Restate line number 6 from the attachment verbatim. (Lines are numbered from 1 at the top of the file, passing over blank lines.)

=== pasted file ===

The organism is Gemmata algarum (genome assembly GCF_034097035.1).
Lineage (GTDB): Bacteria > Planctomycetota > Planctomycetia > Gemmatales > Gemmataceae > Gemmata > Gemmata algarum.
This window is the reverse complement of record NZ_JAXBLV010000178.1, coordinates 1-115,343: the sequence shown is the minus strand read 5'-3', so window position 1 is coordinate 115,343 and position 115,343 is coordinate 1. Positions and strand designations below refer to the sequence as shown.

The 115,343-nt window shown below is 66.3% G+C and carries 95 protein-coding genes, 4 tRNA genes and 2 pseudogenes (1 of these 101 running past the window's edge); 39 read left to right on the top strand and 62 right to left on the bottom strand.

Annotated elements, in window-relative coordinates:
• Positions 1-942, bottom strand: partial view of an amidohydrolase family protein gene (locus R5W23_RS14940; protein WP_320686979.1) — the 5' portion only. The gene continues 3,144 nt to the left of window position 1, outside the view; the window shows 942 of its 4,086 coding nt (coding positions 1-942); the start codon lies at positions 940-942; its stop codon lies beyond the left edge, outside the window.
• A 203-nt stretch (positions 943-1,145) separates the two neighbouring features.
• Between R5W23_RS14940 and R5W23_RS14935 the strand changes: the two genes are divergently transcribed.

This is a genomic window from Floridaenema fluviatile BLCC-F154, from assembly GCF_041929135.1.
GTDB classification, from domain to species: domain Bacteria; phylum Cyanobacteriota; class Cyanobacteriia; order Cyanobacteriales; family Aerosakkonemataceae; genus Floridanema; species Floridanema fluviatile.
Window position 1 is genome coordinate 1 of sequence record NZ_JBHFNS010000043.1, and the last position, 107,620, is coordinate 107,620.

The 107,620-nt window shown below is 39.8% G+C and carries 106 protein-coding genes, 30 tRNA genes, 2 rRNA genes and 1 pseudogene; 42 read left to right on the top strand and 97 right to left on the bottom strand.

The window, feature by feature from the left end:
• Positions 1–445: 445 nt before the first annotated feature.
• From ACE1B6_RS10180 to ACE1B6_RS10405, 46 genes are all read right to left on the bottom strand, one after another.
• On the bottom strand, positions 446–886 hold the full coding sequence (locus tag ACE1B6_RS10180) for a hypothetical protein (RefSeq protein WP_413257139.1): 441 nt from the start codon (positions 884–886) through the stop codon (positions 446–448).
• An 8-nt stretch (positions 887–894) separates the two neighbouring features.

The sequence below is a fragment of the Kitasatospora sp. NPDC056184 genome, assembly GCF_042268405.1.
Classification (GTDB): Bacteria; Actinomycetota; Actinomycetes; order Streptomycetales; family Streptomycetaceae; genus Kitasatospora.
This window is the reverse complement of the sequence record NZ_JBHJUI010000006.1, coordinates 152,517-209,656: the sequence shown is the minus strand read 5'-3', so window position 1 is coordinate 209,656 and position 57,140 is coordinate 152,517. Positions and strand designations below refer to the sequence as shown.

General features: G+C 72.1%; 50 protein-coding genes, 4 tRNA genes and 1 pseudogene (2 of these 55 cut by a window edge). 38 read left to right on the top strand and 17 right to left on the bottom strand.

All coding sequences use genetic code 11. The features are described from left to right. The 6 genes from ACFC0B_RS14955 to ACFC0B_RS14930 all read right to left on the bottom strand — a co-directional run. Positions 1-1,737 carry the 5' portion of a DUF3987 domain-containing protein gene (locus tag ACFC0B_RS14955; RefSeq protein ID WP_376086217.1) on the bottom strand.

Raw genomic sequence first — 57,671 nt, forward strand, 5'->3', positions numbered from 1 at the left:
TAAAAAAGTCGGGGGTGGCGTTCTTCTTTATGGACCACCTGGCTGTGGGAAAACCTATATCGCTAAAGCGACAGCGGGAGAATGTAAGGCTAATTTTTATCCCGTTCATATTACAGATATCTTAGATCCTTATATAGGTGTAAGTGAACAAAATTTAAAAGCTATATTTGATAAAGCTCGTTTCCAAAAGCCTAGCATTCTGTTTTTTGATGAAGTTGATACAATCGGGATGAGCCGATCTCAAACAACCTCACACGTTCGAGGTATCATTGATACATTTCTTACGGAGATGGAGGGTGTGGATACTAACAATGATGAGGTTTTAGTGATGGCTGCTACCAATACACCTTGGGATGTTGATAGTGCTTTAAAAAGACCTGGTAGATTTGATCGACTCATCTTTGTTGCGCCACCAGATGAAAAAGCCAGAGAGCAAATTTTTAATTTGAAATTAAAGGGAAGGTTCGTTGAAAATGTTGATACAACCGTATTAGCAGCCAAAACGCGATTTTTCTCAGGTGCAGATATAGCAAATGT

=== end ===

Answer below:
• Positions 1-942, bottom strand: partial view of an amidohydrolase family protein gene (locus R5W23_RS14940; protein WP_320686979.1) — the 5' portion only. The gene continues 3,144 nt to the left of window position 1, outside the view; the window shows 942 of its 4,086 coding nt (coding positions 1-942); the start codon lies at positions 940-942; its stop codon lies beyond the left edge, outside the window.